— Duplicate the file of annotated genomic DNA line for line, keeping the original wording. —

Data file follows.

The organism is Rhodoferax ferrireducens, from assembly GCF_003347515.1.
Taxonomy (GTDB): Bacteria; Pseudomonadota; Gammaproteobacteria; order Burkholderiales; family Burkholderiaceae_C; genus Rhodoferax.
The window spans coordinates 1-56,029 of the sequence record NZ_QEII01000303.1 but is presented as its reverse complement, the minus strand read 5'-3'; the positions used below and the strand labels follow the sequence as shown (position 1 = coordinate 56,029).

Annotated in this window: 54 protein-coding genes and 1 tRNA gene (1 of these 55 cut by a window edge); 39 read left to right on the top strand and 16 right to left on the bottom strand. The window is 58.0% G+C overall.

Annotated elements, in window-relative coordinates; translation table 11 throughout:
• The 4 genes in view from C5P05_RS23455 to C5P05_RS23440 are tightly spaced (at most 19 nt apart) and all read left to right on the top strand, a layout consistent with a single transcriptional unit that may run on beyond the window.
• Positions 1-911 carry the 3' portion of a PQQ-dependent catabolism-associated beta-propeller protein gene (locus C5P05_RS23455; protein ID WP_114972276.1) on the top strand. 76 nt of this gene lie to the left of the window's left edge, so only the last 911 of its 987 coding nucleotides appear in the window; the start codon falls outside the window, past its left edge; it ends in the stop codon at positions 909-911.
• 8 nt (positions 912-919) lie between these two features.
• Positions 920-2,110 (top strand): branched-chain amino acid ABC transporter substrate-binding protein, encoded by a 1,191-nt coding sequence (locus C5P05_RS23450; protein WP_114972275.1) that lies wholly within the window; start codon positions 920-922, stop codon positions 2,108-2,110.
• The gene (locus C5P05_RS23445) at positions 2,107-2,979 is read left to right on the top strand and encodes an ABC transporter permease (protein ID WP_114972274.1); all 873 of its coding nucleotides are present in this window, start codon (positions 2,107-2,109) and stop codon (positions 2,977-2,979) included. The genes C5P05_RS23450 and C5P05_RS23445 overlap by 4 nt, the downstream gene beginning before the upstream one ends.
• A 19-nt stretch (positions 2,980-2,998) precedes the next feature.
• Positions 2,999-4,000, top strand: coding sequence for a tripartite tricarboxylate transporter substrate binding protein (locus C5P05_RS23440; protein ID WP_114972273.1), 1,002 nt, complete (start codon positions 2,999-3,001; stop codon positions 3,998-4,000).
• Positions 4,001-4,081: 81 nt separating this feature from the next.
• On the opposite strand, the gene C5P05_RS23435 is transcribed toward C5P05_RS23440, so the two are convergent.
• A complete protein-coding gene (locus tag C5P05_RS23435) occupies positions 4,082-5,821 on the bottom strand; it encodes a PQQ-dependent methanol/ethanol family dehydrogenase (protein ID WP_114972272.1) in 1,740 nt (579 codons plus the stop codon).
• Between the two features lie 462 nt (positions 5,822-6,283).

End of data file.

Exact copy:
The organism is Rhodoferax ferrireducens, from assembly GCF_003347515.1.
Taxonomy (GTDB): Bacteria; Pseudomonadota; Gammaproteobacteria; order Burkholderiales; family Burkholderiaceae_C; genus Rhodoferax.
The window spans coordinates 1-56,029 of the sequence record NZ_QEII01000303.1 but is presented as its reverse complement, the minus strand read 5'-3'; the positions used below and the strand labels follow the sequence as shown (position 1 = coordinate 56,029).

Annotated in this window: 54 protein-coding genes and 1 tRNA gene (1 of these 55 cut by a window edge); 39 read left to right on the top strand and 16 right to left on the bottom strand. The window is 58.0% G+C overall.

Annotated elements, in window-relative coordinates; translation table 11 throughout:
• The 4 genes in view from C5P05_RS23455 to C5P05_RS23440 are tightly spaced (at most 19 nt apart) and all read left to right on the top strand, a layout consistent with a single transcriptional unit that may run on beyond the window.
• Positions 1-911 carry the 3' portion of a PQQ-dependent catabolism-associated beta-propeller protein gene (locus C5P05_RS23455; protein ID WP_114972276.1) on the top strand. 76 nt of this gene lie to the left of the window's left edge, so only the last 911 of its 987 coding nucleotides appear in the window; the start codon falls outside the window, past its left edge; it ends in the stop codon at positions 909-911.
• 8 nt (positions 912-919) lie between these two features.
• Positions 920-2,110 (top strand): branched-chain amino acid ABC transporter substrate-binding protein, encoded by a 1,191-nt coding sequence (locus C5P05_RS23450; protein WP_114972275.1) that lies wholly within the window; start codon positions 920-922, stop codon positions 2,108-2,110.
• The gene (locus C5P05_RS23445) at positions 2,107-2,979 is read left to right on the top strand and encodes an ABC transporter permease (protein ID WP_114972274.1); all 873 of its coding nucleotides are present in this window, start codon (positions 2,107-2,109) and stop codon (positions 2,977-2,979) included. The genes C5P05_RS23450 and C5P05_RS23445 overlap by 4 nt, the downstream gene beginning before the upstream one ends.
• A 19-nt stretch (positions 2,980-2,998) precedes the next feature.
• Positions 2,999-4,000, top strand: coding sequence for a tripartite tricarboxylate transporter substrate binding protein (locus C5P05_RS23440; protein ID WP_114972273.1), 1,002 nt, complete (start codon positions 2,999-3,001; stop codon positions 3,998-4,000).
• Positions 4,001-4,081: 81 nt separating this feature from the next.
• On the opposite strand, the gene C5P05_RS23435 is transcribed toward C5P05_RS23440, so the two are convergent.
• A complete protein-coding gene (locus tag C5P05_RS23435) occupies positions 4,082-5,821 on the bottom strand; it encodes a PQQ-dependent methanol/ethanol family dehydrogenase (protein ID WP_114972272.1) in 1,740 nt (579 codons plus the stop codon).
• Between the two features lie 462 nt (positions 5,822-6,283).